Move Your Body for a Healthy Brain

You need to move your body in order to keep your brain healthy!

It is common knowledge that movement and exercise helps keep our bodies healthy, but did you know that physical activity is important for brain health, too? Staying physically active improves our mood, helps us think more clearly, and sharpens our mental focus.

Research has shown that muscle movement activates the neurochemical system in our brain to keep our brain connections active and flexible. Physical activity also stimulates the growth of connections between cells in the brain, allowing for an increase in overall connectivity between and within regions of the brain. The great news is that exercise provides benefits throughout the lifespan, so even people at advanced ages can benefit!

With so much technology available today we tend to spend more time sitting than moving. This has consequences for our bodies and brains. While regularly scheduled exercise is great, you don’t have to engage in vigorous exercise everyday to get brain benefits. Even a simple activity like walking is a great activity for brain health because it increases blood circulation, allowing more oxygen and glucose to reach the brain. More oxygen and circulation to the brain has been shown to strengthen memory, thinking, and attention.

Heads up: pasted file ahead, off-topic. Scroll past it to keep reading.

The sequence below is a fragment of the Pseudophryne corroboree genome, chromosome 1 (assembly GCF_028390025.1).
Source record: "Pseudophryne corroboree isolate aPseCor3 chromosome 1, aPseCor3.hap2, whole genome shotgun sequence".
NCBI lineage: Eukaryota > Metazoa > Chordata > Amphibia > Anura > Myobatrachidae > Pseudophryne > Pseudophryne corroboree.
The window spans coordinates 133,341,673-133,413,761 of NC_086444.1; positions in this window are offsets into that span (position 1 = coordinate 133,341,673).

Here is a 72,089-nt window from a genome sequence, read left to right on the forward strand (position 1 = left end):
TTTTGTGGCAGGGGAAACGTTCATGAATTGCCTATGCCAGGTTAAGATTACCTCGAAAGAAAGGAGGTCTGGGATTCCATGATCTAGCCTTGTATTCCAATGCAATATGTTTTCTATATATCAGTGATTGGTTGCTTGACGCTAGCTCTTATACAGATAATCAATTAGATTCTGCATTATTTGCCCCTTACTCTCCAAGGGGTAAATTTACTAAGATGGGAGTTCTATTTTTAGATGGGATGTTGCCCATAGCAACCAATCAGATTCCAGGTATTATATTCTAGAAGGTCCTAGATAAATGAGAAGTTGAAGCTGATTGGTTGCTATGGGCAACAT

Find a way to move each day for physical and mental health. While 20-30 minutes a day of aerobic exercise is optimal, even 20 minutes of movement over the course of the day is helpful. Here are some ideas for incorporating movement throughout the day:

  • Take the stairs instead of the elevator
  • Go for a walk
  • Limit the time spent on sedentary activities (computer, television, video games, etc.). This is critical for children, who should not spend more than 2 hours per day on “screen time” activities (and far less time is better).
  • Play active games with the kids – tag, races, hopscotch, wrestle, shoot hoops, etc.
  • Dance to your favorite songs
  • Walk in place, do sit-ups, lift weights, etc. while watching television
  • Go for a bike ride
  • Join a gym
  • Attend a fitness class – yoga, aerobics, Pilates, etc.
  • When doing tasks that require sitting for an extended time period, get up and move or stretch for a few minutes every hour
  • Play games involving physical activity on your Wii or other gaming system
  • Join a sports team (for fun or competition)
  • Ride a stationary bike while catching up on reading or listening to music
  • Shovel snow, rake leaves, weed the garden, mow the lawn, etc.
  • Run up and down the stairs throughout the day at home or work
  • Clean vigorously – wipe tables, mop the floor, wash the windows, etc.
  • Swim
  • Do an obstacle course with the kids
  • Set a goal to do 100 jumping jacks (or another activity) over the course of each day
  • Simple exercises throughout the day – squats, wall push-ups, run or step in place, arm circles, lunges, crunches, etc. Start with 1 at a time and work up from there!

What movement activities do you and your children engage in on a regular basis? For those of you who work in schools or therapy settings, what are some of your favorite movement activities to do with your students?

What You Should Do Next:

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